Just because we enjoy burning petrol, doesn’t mean we don’t care about the planet. It doesn’t mean we should stop trying to reduce that amount and reduce our environmental impact. In the meantime, what we can do is offset our CO2 emissions by increasing photosynthesis and increasing the CO2 to Oxygen conversion. That is why we have chosen to support Cool Earth in preserving rainforests. Each year we will donate part of our net profits to preserve enough land so we have a net Oxygen output.
I believe we are extremely fortunate and privileged to do what we enjoy. I also believe we should give back to the world that’s been so good to us. The issue dearest to my heart is promoting education in the STEM majors (Science, Technology, Engineering, and Math). However, I believe the best way to do that is by helping fund NASA, a technological juggernaut which promotes advancement for all mankind. So, I am proud to announce we will be donating a portion of our net profits to Penny4NASA each year.
People may believe that spending money for the exploration of space, when we have problems here on Earth, is a gross misuse of money. However, it is estimated for every dollar spent by NASA, there is a return of ten dollars in the economy, making it one of the best investments. We use things created by NASA every day, things like velcro.
Space exploration also unites us as humans. When Neil Armstrong landed on the moon, it may have been the single most significant event for us as a people. It did not matter who you were, where you were from, and what you believed; we were united under the moon, knowing one of us was walking on it. It spawned a generation of new scientists and engineers armed with the dream of exploring the corners of the universe.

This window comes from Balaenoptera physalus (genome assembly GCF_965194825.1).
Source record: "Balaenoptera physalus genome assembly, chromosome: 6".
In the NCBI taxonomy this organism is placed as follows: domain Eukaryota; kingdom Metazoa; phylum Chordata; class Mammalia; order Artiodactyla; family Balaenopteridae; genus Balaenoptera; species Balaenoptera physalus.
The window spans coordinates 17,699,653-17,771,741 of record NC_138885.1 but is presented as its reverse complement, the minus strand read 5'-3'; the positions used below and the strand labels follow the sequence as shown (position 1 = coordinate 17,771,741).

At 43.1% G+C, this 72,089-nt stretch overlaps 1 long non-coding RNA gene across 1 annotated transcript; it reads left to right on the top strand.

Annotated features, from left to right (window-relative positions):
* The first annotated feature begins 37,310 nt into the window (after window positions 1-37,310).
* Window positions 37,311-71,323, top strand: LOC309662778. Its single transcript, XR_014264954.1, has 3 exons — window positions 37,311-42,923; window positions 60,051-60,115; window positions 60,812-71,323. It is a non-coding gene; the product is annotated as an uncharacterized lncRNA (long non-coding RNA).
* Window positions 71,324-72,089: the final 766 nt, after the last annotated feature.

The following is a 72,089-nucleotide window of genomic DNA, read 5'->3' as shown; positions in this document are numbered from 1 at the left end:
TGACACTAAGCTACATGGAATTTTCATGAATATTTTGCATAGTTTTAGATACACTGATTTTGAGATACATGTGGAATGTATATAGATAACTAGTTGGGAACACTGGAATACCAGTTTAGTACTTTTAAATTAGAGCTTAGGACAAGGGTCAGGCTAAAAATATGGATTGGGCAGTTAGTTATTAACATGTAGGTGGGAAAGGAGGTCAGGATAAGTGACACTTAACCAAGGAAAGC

These videos highlight the wise words of Neil deGrasse Tyson and does an excellent job summing up the influence of space exploration. I highly recommend viewing them.
Paul’s been hard at work developing the dual element wing. So far we’ve seen gains as high as 250 lbs of downforce over stock at 100 mph and 500 lbs of downforce at top speed (140 mph). The profile selection is complete, now to run the iterations for different combinations of the angle of attack.
Thanks to the Student Innovation Fund our workstation has finally arrived. It’s a Dell Precision T7600 workstation with an Intel Dual Four Core Xeon processor, 64GB of DDR3 RAM, and a 1TB hard drive. This includes a commercially licensed version of Creo Parametric 2.0 and will be setup with a virtual machine and remote desktop access so we can install OpenFoam and CADNexus so we can run CFD iterations 24/7.
Paul had done some CFD work for the FR-S to get a baseline result. The model does have a flat floor, so the coefficients are not 100% representative to the real car since the underside of most vehicles resemble very rough surfaces. This effect however can be theoretically determined to have a maximum total decrease of the drag coefficient of 0.045 according to R. Buchheim .
The results show the coefficient of drag is 0.262, close the OEM rating of 0.29. Using the theoretical data from the smoothed underside, the coefficient of drag we calculated is valid. The coefficient of lift is .179, meaning the car does generate lift in its stock form.
 Buchhiem, R., Leie, B., Luckoff, H-J., “Der neue Audi-100-Ein Beispiel fur konsequente aerodynamishce Personenwagen-Entwicklung,” ATZ, Vol. 85, 1983, pp419-425.